Collection: St. Juan Diego
ARTIST: Brenda Nippert
Juan Diego was a 16th Century Chichimeca Indian and Catholic convert in what would later be Mexico. Walking to Mass, he saw the Virgin Mary dressed as a native princess. She appeared standing on a crescent moon, with brilliant rays of light radiating from her. She told Juan she was from Heaven, the Mother of God and all of mankind. She sent him to tell the bishop to build a church there so all of her children could come and receive God's love. The bishop didn't believe him. The next day, Juan saw her again, and she told him to tell the bishop again. Juan was embarrassed to go a second time, and took a different path so he wouldn't see her again. But Mary intercepted him and reminded him of the task she gave him. She had Juan pick some Castilian roses, which were miraculously blooming in winter. She tucked them inside his tilma (or cloak) and told him to go to the bishop. When Juan released the roses, the bishop fell to his knees in tears. Mary's image, just as Juan had seen her, was imprinted on his tilma.
The church was built and the tilma was enshrined there. The image became known as Our Lady of Guadalupe, and 8 million natives were baptized. So many miracles are connected to it that the church has stopped trying to record them all. Our Lady of Guadalupe has become part of the cultural identity of Mexico. Mary could have found someone else when Juan took a different path, but God has a unique plan for each and every life and that was Juan's. When we turn from God to go in another direction, our Blessed Mother will come and find us; if we let her, she will nudge us back to the path God has set for us.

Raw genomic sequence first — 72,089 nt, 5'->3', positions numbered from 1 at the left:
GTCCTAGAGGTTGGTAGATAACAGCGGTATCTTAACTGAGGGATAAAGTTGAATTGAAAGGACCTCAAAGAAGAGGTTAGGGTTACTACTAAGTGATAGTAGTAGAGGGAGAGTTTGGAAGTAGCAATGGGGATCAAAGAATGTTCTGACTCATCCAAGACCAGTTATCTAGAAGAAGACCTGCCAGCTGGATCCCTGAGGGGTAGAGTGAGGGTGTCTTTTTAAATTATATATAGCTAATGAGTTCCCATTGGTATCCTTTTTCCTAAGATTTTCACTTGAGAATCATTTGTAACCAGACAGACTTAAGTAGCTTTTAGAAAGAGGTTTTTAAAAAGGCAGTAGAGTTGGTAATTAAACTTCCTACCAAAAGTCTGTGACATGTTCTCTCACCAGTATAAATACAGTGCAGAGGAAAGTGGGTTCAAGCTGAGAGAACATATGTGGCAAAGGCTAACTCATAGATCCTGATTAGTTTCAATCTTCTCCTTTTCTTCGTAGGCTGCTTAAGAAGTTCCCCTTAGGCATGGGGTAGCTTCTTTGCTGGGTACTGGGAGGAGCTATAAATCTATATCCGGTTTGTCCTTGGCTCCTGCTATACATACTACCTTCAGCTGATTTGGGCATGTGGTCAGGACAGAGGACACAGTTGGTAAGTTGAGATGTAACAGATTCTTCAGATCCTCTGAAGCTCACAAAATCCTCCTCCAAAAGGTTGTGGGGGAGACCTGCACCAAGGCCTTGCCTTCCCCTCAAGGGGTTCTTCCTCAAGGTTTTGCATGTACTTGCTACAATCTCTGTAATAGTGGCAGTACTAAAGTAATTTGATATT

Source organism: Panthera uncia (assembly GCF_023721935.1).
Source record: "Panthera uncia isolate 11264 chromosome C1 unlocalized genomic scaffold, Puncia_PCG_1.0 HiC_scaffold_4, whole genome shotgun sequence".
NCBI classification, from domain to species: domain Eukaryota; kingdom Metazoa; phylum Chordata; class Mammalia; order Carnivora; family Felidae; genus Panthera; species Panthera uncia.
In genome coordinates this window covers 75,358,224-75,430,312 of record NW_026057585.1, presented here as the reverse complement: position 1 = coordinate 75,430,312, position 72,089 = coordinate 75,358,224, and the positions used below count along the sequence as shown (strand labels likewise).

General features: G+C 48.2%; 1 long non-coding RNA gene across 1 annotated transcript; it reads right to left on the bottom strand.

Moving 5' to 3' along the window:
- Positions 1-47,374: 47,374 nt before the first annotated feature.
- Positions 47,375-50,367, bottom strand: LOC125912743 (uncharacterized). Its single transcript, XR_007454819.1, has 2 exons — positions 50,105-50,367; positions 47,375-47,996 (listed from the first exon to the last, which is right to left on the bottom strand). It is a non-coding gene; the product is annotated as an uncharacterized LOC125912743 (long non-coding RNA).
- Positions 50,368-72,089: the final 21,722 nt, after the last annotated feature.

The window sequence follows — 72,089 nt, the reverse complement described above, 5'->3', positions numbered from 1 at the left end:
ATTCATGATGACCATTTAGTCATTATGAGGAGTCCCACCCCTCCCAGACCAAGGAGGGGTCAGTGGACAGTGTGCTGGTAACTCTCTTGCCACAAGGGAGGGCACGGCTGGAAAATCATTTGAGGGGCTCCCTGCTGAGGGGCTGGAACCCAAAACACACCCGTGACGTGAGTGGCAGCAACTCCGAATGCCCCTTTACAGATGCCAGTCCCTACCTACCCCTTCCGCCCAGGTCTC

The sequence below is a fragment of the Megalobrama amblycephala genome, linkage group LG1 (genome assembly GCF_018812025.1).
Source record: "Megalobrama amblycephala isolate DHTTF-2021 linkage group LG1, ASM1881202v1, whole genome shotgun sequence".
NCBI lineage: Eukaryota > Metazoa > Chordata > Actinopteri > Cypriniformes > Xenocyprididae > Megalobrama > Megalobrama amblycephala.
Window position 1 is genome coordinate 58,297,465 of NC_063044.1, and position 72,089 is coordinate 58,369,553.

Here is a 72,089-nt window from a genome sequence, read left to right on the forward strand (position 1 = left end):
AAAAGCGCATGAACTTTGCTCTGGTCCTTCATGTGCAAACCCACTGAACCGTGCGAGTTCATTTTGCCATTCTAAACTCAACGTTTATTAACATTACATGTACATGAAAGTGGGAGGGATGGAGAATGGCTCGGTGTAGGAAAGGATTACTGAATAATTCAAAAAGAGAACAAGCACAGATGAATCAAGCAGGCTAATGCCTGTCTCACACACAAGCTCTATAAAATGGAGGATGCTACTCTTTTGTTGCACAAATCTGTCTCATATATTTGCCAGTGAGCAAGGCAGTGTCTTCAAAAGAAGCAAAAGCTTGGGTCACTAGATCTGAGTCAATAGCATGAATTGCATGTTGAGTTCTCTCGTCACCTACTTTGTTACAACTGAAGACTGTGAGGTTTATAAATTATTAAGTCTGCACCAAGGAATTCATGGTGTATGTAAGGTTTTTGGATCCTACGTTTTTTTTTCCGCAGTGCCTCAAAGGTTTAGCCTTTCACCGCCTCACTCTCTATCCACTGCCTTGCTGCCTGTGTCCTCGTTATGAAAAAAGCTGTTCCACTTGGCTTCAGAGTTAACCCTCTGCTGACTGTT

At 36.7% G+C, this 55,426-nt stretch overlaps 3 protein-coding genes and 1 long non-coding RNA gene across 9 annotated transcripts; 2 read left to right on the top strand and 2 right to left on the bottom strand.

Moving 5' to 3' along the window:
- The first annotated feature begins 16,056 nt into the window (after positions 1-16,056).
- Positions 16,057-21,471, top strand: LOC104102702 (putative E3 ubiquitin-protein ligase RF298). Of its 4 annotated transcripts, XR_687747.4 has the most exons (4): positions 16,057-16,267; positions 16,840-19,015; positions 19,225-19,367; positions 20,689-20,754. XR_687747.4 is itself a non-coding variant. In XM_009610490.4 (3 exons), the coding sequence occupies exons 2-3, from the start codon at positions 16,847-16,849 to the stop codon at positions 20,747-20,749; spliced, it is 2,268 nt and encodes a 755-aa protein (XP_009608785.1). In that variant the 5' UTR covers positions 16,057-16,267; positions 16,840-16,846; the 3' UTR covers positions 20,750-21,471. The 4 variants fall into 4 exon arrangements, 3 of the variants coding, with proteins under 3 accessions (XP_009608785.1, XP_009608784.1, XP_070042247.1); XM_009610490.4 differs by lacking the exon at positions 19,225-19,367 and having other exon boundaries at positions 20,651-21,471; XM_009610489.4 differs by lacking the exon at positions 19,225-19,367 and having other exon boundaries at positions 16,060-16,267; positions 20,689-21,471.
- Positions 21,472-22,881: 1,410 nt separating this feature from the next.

His feast day is December 9.
Thousands of people gathered in the Basilica of Our Lady of Guadalupe July 31, 2002, for the canonization of Juan Diego, to whom the Blessed Mother appeared in the 16th century. Pope John Paul II celebrated the ceremony at which the poor Indian peasant became the Church's first saint indigenous to the Americas.
The Holy Father called the new saint “a simple, humble Indian" who accepted Christianity without giving up his identity as an Indian. “In praising the Indian Juan Diego, I want to express to all of you the closeness of the Church and the pope, embracing you with love and encouraging you to overcome with hope the difficult times you are going through," John Paul said. Among the thousands present for the event were members of Mexico's 64 indigenous groups.
First called Cuauhtlatohuac (“The eagle who speaks"), Juan Diego's name is forever linked with Our Lady of Guadalupe because it was to him that she first appeared at Tepeyac hill on December 9, 1531. The most famous part of his story is told in connection with the Feast of Our Lady of Guadalupe on December 12. After the roses gathered in his tilma were transformed into the miraculous image of Our Lady, however, little more is said about Juan Diego.
In time he lived near the shrine constructed at Tepeyac, revered as a holy, unselfish. and compassionate catechist who taught by word and especially by example.
During his 1990 pastoral visit to Mexico, Pope John Paul II confirmed the long-standing liturgical cult in honor of Juan Diego, beatifying him. Twelve years later he was proclaimed a saint.
God counted on Juan Diego to play a humble, yet huge role in bringing the Good News to the peoples of Mexico. Overcoming his own fear and the doubts of Bishop Juan de Zumarraga, Juan Diego cooperated with God's grace in showing his people that the Good News of Jesus is for everyone. Pope John Paul II used the occasion of this beatification to urge Mexican laymen and laywomen to assume their responsibilities for passing on the Good News and witnessing to it.